PROCEDURE: Each student will select or be assigned one of the problems in Table I (or a similar problem) by the instructor.

1. Using the parallelogram method, determine graphically the resultant and equilibrant of A and B. Choose a scale such that the finished vector diagram will almost fill the sheet of paper. Use a sharp pencil and construct as accurately as the instruments will permit. Check the results on the force table.Set up the two given forces by adding to the mass of the scale pans the appropriate slotted masses. Apply the equilibrant force that was obtained from the parallelogram figure. Be sure that the strings are lined up on the ring so that their lines of action will intersect at the center pin. Try displacing the ring and noting its return. If it does not return to the center adjust the equilibrant force to produce equilibrium. Record the final value of this force and compare it with the value found from the vector diagram. Ask the instructor to check your final results.
2. Calculate the resultant and equilibrant of the two given forces used in step 1 by the use of the laws of sines and cosines. Check the result of these calculations on the force table and also compare them with the values determined by the graphical parallelogram method.
3. Select or obtain from the instructor a set of three forces and determine graphically their resultant and equilibrant by using the vector polygon method. Test your results on the force table.
4. With the same three given forces used in Step 3 calculate their resultant and equilibrant by mean is of the analytical component method. Compare this result with the values determined from the vector polygon method.

QUESTIONS:

1. The forces in this experiment act on a ring but are said to be concurrent. Explain. If the cords were attached rigidly to the ring would the forces necessarily be concurrent?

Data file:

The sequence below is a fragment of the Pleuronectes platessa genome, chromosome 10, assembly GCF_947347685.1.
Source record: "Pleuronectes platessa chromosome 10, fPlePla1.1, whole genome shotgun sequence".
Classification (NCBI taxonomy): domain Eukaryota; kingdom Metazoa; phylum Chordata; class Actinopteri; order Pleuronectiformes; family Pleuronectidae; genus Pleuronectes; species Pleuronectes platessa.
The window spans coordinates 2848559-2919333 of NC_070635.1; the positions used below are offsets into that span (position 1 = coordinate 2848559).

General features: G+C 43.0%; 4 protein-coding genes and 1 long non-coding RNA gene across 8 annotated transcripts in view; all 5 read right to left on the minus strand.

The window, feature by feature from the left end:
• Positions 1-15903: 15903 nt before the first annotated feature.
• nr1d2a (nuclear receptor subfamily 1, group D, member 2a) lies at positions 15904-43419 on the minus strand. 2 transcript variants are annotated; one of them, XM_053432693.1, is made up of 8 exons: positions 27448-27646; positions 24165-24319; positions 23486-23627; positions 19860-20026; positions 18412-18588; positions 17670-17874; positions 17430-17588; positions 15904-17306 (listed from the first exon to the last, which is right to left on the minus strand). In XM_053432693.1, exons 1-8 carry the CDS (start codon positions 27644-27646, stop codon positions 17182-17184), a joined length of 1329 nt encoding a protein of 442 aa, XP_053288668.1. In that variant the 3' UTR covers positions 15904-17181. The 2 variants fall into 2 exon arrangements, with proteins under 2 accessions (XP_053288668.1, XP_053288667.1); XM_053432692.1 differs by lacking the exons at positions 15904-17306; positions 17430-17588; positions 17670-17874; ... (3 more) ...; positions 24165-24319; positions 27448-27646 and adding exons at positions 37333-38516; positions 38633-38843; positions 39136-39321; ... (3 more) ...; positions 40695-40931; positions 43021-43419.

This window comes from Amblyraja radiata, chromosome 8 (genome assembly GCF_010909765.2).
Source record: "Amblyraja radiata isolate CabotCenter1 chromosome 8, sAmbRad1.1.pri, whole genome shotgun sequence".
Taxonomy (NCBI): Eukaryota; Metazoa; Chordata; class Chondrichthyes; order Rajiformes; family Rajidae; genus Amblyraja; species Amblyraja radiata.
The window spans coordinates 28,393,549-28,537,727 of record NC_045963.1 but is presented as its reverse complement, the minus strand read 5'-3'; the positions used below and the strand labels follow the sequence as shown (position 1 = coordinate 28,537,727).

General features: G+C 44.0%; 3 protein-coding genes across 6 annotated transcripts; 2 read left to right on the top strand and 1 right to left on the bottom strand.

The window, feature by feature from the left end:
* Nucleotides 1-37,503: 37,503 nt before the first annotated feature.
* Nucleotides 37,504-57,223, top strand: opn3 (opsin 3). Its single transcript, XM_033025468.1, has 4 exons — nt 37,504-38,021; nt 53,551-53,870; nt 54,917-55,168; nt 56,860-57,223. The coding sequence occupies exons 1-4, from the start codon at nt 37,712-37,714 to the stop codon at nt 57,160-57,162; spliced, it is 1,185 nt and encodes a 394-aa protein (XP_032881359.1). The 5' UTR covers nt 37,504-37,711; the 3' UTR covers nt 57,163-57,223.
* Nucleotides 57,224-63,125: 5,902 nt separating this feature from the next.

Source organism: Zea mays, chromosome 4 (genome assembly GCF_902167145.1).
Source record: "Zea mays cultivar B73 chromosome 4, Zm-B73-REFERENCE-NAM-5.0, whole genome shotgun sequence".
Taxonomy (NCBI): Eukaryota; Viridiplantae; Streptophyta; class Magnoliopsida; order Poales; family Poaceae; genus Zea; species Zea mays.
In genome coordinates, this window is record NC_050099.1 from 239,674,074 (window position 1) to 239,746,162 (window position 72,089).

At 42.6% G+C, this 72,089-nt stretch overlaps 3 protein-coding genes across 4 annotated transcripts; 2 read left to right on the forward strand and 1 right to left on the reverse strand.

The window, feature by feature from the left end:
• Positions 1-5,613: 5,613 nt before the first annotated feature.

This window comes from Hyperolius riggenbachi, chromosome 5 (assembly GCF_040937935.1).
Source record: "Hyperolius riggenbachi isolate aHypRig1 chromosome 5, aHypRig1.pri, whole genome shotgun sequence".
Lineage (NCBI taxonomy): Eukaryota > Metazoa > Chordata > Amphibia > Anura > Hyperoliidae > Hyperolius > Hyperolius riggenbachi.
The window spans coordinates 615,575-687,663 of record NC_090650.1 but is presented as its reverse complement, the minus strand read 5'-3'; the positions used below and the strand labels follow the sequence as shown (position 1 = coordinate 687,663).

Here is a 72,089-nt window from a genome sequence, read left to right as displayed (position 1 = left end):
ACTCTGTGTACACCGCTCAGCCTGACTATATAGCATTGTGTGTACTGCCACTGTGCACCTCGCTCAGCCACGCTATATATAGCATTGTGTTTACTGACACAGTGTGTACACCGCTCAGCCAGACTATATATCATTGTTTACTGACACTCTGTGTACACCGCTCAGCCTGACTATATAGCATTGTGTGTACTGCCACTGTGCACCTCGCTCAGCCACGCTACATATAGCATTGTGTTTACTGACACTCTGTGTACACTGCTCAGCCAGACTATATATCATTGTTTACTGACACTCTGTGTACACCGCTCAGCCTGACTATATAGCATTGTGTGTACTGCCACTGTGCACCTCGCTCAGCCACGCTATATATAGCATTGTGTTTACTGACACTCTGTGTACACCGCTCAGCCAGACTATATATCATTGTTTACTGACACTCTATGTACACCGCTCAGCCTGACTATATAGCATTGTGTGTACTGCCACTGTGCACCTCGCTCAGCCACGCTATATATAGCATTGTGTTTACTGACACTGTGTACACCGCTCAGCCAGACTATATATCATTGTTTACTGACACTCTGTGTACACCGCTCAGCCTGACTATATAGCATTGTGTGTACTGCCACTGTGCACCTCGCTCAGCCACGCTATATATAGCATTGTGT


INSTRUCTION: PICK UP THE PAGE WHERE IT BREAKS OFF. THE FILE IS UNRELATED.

2. Indicate whether each of the following is a vector or scalar quantity: speed, velocity, mass, weight, work, torque, volume.
3. A hammock is supported by two hooks at the same level. A man is seated in this hammock. Under what conditions will the pull on each hook be equal to the man’s weight?
4. A body, weight W, is attached by a string, length l, to a hook on a vertical wall. A horizontal force F acting on the body holds it at a distance d from the wall. Derive the equation which gives the force F in terms of W, l, and d.
5. If two forces A and B are in line the resultant is A±B. Show how this follows from Eq. (1).
6. Mention a few familiar examples from everyday life of concurrent forces in equilibrium.
7. Since the scale pans used with the force table have equal weights would it be safe to ignore these weights in this experiment? Explain.

Equipment List

From: Cenco Physics Selected Experiments in Physics (No. 71990-118), Copyright, 2003, Sargent-Welch Scientific Company.